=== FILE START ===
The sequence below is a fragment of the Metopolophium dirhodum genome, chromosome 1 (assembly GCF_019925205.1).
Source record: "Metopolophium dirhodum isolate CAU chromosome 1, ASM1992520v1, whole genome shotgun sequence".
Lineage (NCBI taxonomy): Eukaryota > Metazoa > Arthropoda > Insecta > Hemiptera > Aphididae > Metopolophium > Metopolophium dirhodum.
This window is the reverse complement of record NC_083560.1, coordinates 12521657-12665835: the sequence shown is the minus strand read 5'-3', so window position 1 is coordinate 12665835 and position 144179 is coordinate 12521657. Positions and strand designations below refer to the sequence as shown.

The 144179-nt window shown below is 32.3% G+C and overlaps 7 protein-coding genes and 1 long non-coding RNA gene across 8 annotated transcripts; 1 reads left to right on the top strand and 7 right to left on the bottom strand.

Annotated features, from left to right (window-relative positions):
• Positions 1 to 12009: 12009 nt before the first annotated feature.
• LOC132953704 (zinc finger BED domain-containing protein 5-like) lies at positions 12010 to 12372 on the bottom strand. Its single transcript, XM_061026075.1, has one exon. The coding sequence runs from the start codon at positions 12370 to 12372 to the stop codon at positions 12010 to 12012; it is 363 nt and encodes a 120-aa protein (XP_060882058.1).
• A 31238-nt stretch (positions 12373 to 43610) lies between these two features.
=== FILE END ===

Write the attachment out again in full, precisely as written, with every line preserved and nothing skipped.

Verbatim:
The sequence below is a fragment of the Metopolophium dirhodum genome, chromosome 1 (assembly GCF_019925205.1).
Source record: "Metopolophium dirhodum isolate CAU chromosome 1, ASM1992520v1, whole genome shotgun sequence".
Lineage (NCBI taxonomy): Eukaryota > Metazoa > Arthropoda > Insecta > Hemiptera > Aphididae > Metopolophium > Metopolophium dirhodum.
This window is the reverse complement of record NC_083560.1, coordinates 12521657-12665835: the sequence shown is the minus strand read 5'-3', so window position 1 is coordinate 12665835 and position 144179 is coordinate 12521657. Positions and strand designations below refer to the sequence as shown.

The 144179-nt window shown below is 32.3% G+C and overlaps 7 protein-coding genes and 1 long non-coding RNA gene across 8 annotated transcripts; 1 reads left to right on the top strand and 7 right to left on the bottom strand.

Annotated features, from left to right (window-relative positions):
• Positions 1 to 12009: 12009 nt before the first annotated feature.
• LOC132953704 (zinc finger BED domain-containing protein 5-like) lies at positions 12010 to 12372 on the bottom strand. Its single transcript, XM_061026075.1, has one exon. The coding sequence runs from the start codon at positions 12370 to 12372 to the stop codon at positions 12010 to 12012; it is 363 nt and encodes a 120-aa protein (XP_060882058.1).
• A 31238-nt stretch (positions 12373 to 43610) lies between these two features.